Mirroring Monday: Bedtime Edition

Start the week off right with examples of mirroring from the team at Connected Parenting. If you’re new to Connected Parenting and want to find out more about mirroring and the CALM method, check out this podcast by Jennifer Kolari (courtesy of Penguin Group USA).

This week’s Mirroring Moment is from Barrett Kolari. Enjoy!

barrykolariWhen you are mirroring, it’s best if you can understand the place where your child is coming from. It’s not always possible, but it works best when you do, so you can really capture the affect.

My daughter Zoe had a karaoke machine and she was always methodical when she used it. She took her time getting it all ready, setting out the microphone and CD’s etc. It took her a while before she even sang one song. One evening at bedtime, I was approaching her room and noticed her just finishing her preparations before singing. I thought to myself, “Oh no! She just got ready and now it’s time for bed. How sad!”

I could have easily breezed into the room with a “Time for bed,” comment and Zoe would have responded with, “But Dad, I haven’t even sung one song, that’s not fair.” I would have said, “Ya, but you know your bedtime….blah, blah, blah.” She would’ve started to complain and the power struggle would’ve been on! Instead, I knew she would be sad and I felt what she would feel and I said:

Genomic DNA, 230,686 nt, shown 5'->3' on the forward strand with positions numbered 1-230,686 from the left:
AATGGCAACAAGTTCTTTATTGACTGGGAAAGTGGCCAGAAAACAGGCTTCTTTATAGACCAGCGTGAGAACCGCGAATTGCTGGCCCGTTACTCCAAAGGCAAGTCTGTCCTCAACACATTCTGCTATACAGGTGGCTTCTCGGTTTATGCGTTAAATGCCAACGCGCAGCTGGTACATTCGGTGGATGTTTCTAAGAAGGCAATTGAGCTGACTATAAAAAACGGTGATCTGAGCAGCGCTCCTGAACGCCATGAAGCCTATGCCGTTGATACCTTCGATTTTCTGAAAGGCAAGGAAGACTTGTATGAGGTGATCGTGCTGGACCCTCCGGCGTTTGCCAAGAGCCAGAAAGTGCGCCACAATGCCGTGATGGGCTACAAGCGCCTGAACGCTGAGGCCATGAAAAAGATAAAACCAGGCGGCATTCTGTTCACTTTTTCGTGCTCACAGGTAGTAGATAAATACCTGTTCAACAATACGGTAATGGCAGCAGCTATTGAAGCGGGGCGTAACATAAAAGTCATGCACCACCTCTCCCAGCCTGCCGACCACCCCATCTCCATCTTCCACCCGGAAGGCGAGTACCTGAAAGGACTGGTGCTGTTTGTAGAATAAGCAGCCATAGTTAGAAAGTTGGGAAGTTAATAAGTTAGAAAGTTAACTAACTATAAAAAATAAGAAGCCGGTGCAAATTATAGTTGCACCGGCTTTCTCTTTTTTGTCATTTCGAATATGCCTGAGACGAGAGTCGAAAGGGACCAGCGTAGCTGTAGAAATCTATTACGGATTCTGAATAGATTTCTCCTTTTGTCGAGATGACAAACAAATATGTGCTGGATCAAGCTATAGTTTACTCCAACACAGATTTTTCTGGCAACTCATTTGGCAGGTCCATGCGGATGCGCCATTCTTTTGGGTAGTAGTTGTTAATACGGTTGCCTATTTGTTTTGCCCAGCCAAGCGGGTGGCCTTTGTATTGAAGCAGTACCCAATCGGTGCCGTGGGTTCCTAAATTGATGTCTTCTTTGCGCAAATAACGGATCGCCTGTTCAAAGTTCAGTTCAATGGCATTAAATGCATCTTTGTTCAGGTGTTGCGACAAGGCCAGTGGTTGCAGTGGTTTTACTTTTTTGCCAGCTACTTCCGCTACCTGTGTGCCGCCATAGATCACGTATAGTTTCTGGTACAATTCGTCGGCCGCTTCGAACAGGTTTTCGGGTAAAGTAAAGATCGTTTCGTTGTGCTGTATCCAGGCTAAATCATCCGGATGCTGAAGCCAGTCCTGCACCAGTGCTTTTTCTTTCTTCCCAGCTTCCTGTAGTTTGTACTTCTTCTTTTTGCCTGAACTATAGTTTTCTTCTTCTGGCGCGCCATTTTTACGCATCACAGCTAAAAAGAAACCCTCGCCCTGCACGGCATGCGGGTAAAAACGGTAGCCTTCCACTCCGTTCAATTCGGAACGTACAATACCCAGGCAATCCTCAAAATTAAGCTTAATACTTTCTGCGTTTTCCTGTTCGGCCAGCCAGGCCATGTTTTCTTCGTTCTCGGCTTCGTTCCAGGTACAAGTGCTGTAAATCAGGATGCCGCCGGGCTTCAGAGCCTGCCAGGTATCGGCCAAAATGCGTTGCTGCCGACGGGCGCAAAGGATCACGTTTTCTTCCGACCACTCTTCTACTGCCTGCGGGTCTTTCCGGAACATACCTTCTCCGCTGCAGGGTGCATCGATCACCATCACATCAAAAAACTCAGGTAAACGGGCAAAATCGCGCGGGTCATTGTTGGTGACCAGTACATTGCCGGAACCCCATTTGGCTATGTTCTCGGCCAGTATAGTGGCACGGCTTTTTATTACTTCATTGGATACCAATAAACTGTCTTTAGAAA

“Oh no! You spent so much time getting everything ready and you have everything ready to go and now it’s time for bed. I feel so bad telling you it’s bedtime. I feel so sad for you!”

And she said:

“Oh, it’s OK Dad. I can sing tomorrow.”

And she promptly got ready for bed. It doesn’t always work this well but seeing things from her perspective definitely helped me mirror. And I think it really helped her to get the message.

Share your own favorite mirroring moment in the comments below. Or are you stumped? Feel free to leave a comment describing a situation you encountered where you couldn’t figure out how to mirror. We’ll try to incorporate it into a future Mirroring Monday post.

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Please remember that the advice given on this blog is not meant to replace medical advice or the direct advice of a mental health care professional.
"Connected Parenting advises us not just how to parent, but—far more important—who to be as parents. The therapeutic methods suggested by Jennifer Kolari are based not on simple-minded behavioural solutions, but on building warm, nurturing relationships with our children, with insight and compassion not only for their little flaws, but also for our own larger ones."
—Gabor Maté, M.D.

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